In a country which had voted the Freedom of Information Act in 2000, it took five years of resolute and tireless investigations to force the august «Mother of Parliaments» to amend its self-regulated exuberance with public funds and vote in 2009 the creation of an Independent Parliamentary Standards Authority (IPSA). Australia followed suit with an Independent Parliamentary Expenses Authority (IPEA), established after a scandal broke out in 2017. Occasionally, India and Pakistan will bemoan the VVIP-culture of their ruling elites, while media and public opinion in France, with its Presidential system, will often lambast the lifestyle and privileges of its parliamentarians acting as a privileged class, the past-PM François Fillon affairs having exemplified what had long been tolerated.

Eurobarometer surveys in the EU or Transparency International’s Global Corruption indices conducted in the past five years have demonstrated a worrying pattern of cohabitation. Tolerated abuses of perks and privileges by the parliamentary class goes hand-in-hand with a corrosive erosion of public trust, a rising perception of corruption, a weakened image of integrity, a lower sense of accountability and a greater recourse to non-transparency at a variety of levels.

In other words, suspicion about abusive perks and privileges leads to or is accompanied by a generalised suspicion affecting the foundations of the very institution where integrity, transparency and accountability are supposed to be upheld in all spheres of public life.

Trust in our national institutions

So, where do we stand and what approaches have been adopted elsewhere that could be adapted to our context and specificities? It is probable that leaders of major traditional parties and many hopefuls aiming to join the fray, as well as many experienced legal and parliamentary minds, have a pretty good idea of the erosive issues at stake locally. Beyond the similar challenges faced elsewhere by MPs, Ministers and Parliamentarians generally, Mauritians have, over fifty years, witnessed the idiosyncrasies and conundrums of local politics, including the agility of political turncoats, the alliances and misalliances of the same four parties in power, the instability of a voting system that can turn constituency strong winds into gale-force outcomes in Parliament. But there is no denying popular feeling that trust in our national institution and parliamentarians can be shored up and should.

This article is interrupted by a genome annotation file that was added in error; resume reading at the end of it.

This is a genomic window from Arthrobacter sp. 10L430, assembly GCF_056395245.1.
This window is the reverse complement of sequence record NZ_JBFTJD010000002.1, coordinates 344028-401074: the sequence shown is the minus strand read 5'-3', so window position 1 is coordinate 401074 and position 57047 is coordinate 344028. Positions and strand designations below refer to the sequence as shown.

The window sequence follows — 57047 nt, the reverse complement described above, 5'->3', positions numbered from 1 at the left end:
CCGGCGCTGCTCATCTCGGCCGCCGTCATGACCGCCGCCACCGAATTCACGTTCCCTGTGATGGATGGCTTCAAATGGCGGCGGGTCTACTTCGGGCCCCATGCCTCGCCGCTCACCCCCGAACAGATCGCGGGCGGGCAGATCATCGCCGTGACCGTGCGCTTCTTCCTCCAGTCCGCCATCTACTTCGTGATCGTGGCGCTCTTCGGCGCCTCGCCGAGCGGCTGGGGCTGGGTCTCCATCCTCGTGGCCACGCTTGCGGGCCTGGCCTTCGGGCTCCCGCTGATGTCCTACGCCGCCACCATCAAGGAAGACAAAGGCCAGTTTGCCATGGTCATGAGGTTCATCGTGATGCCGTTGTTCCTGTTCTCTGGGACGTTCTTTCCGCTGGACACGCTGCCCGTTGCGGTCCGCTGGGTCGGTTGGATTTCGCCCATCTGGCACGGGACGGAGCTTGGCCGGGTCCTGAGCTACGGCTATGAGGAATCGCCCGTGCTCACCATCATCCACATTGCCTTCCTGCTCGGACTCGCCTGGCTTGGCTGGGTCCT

As for avenues through which this might be done, the body politic might consider action on several fronts. Such matters as the number of sittings or sessions, the appointment of a Speaker who is non-partisan or the rules governing House procedures and question sessions need dusting up toward a new consensus. Leaders of main political parties may also wish to consider the extent to which answers need to be forthcoming on entities where State funds are involved, the necessity to regiment the abuse of confidentiality clauses and even the necessity for all instruments signed by Ministers on behalf of the State to be deposited at or ratified by the National Assembly, even if specific clauses for very valid reasons are of restricted domain.